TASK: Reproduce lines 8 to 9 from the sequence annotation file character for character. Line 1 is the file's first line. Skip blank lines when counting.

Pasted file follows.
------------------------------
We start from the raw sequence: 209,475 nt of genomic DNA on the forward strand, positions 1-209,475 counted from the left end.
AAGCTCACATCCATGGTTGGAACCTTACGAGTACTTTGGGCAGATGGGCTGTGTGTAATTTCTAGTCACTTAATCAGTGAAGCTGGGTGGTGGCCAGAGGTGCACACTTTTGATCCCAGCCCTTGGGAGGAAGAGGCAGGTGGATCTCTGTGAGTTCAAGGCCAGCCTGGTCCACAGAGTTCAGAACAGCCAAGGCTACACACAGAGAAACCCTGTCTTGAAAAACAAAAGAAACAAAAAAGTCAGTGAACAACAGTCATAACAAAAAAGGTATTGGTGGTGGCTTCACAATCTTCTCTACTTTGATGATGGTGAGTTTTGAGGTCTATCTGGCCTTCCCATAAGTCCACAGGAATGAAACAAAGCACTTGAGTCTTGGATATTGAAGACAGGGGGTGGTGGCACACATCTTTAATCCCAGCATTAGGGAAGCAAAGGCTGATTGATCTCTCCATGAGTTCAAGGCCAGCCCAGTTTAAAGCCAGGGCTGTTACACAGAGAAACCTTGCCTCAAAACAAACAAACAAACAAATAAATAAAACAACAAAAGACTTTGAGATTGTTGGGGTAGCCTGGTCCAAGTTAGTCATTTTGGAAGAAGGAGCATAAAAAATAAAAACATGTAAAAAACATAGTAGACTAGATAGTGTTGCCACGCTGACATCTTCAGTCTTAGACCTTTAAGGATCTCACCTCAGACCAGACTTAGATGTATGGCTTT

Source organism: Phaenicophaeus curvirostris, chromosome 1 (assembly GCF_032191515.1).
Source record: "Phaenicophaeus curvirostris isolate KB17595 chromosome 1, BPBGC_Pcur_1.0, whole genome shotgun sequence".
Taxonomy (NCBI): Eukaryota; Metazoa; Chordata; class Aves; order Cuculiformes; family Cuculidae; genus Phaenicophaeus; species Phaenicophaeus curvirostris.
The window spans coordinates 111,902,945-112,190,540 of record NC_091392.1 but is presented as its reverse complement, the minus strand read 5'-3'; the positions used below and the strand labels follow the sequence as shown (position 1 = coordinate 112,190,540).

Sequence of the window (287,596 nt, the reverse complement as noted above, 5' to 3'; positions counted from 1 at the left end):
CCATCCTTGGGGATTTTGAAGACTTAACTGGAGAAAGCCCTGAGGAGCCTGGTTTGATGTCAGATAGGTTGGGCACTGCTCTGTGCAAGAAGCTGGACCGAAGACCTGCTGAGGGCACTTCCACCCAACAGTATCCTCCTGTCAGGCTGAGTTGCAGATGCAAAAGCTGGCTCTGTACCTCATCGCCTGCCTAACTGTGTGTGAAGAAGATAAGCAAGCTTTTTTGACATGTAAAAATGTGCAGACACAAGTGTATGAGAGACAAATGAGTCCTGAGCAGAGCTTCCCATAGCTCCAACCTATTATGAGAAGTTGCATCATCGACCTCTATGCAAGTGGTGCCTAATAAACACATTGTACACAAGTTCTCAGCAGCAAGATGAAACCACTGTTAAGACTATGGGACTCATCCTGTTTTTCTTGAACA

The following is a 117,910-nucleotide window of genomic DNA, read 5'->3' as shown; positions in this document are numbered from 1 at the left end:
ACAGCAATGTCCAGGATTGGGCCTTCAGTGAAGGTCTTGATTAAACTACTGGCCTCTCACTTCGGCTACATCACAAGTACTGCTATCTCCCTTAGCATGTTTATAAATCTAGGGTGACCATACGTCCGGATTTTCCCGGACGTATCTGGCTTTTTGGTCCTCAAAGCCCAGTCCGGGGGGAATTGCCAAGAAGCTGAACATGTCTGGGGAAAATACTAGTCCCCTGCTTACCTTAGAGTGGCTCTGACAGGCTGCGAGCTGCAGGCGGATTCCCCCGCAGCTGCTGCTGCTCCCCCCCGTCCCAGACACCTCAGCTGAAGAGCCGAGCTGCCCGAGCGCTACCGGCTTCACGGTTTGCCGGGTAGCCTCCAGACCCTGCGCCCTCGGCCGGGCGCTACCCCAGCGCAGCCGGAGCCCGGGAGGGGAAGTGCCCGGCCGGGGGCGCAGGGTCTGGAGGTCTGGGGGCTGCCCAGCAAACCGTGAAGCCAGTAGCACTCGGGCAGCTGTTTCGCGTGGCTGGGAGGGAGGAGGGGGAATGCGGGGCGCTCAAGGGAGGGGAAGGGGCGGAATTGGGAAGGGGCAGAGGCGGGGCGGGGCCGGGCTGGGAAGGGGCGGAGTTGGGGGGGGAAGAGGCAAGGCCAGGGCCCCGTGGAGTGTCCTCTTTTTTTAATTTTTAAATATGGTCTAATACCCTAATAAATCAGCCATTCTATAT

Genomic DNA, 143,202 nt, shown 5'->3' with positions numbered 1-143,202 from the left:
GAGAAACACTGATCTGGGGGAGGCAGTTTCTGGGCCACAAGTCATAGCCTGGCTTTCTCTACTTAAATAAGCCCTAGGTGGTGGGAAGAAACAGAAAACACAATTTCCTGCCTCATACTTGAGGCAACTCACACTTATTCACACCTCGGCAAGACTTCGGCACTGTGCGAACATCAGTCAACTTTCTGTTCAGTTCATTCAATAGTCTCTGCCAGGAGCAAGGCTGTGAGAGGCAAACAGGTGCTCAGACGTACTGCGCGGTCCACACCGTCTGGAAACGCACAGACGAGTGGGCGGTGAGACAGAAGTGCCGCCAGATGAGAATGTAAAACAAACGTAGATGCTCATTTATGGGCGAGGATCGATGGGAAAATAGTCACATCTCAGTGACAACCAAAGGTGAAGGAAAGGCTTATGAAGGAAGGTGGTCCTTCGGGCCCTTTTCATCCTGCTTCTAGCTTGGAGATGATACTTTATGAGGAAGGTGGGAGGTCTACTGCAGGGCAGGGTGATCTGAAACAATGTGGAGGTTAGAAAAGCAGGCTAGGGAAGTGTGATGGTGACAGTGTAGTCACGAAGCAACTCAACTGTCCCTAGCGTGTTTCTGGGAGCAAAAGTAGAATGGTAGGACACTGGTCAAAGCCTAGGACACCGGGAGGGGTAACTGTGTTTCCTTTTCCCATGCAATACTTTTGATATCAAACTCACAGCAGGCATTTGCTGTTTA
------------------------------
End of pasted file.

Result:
CCATCCTTGGGGATTTTGAAGACTTAACTGGAGAAAGCCCTGAGGAGCCTGGTTTGATGTCAGATAGGTTGGGCACTGCTCTGTGCAAGAAGCTGGACCGAAGACCTGCTGAGGGCACTTCCACCCAACAGTATCCTCCTGTCAGGCTGAGTTGCAGATGCAAAAGCTGGCTCTGTACCTCATCGCCTGCCTAACTGTGTGTGAAGAAGATAAGCAAGCTTTTTTGACATGTAAAAATGTGCAGACACAAGTGTATGAGAGACAAATGAGTCCTGAGCAGAGCTTCCCATAGCTCCAACCTATTATGAGAAGTTGCATCATCGACCTCTATGCAAGTGGTGCCTAATAAACACATTGTACACAAGTTCTCAGCAGCAAGATGAAACCACTGTTAAGACTATGGGACTCATCCTGTTTTTCTTGAACA

The following is a 117,910-nucleotide window of genomic DNA, read 5'->3' as shown; positions in this document are numbered from 1 at the left end: